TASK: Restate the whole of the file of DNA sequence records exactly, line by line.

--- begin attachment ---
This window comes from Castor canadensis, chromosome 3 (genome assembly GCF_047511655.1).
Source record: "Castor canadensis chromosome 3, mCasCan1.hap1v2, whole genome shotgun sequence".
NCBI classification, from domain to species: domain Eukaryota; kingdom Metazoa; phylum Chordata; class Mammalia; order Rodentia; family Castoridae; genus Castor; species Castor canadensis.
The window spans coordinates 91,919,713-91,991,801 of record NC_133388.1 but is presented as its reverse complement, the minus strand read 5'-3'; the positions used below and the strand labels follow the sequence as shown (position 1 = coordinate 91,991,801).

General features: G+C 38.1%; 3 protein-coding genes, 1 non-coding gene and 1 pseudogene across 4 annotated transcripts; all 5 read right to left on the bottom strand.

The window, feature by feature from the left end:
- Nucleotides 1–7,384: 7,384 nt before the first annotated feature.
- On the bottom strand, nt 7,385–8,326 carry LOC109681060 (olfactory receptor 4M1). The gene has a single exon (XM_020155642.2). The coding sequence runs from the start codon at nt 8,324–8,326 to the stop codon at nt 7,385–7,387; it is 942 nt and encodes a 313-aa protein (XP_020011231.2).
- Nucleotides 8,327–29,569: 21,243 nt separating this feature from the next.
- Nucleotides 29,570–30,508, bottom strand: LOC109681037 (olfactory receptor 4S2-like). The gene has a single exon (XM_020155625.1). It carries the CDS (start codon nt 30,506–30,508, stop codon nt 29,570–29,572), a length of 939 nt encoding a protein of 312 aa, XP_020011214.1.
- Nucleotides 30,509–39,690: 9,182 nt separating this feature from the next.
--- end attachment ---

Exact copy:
This window comes from Castor canadensis, chromosome 3 (genome assembly GCF_047511655.1).
Source record: "Castor canadensis chromosome 3, mCasCan1.hap1v2, whole genome shotgun sequence".
NCBI classification, from domain to species: domain Eukaryota; kingdom Metazoa; phylum Chordata; class Mammalia; order Rodentia; family Castoridae; genus Castor; species Castor canadensis.
The window spans coordinates 91,919,713-91,991,801 of record NC_133388.1 but is presented as its reverse complement, the minus strand read 5'-3'; the positions used below and the strand labels follow the sequence as shown (position 1 = coordinate 91,991,801).

General features: G+C 38.1%; 3 protein-coding genes, 1 non-coding gene and 1 pseudogene across 4 annotated transcripts; all 5 read right to left on the bottom strand.

The window, feature by feature from the left end:
- Nucleotides 1–7,384: 7,384 nt before the first annotated feature.
- On the bottom strand, nt 7,385–8,326 carry LOC109681060 (olfactory receptor 4M1). The gene has a single exon (XM_020155642.2). The coding sequence runs from the start codon at nt 8,324–8,326 to the stop codon at nt 7,385–7,387; it is 942 nt and encodes a 313-aa protein (XP_020011231.2).
- Nucleotides 8,327–29,569: 21,243 nt separating this feature from the next.
- Nucleotides 29,570–30,508, bottom strand: LOC109681037 (olfactory receptor 4S2-like). The gene has a single exon (XM_020155625.1). It carries the CDS (start codon nt 30,506–30,508, stop codon nt 29,570–29,572), a length of 939 nt encoding a protein of 312 aa, XP_020011214.1.
- Nucleotides 30,509–39,690: 9,182 nt separating this feature from the next.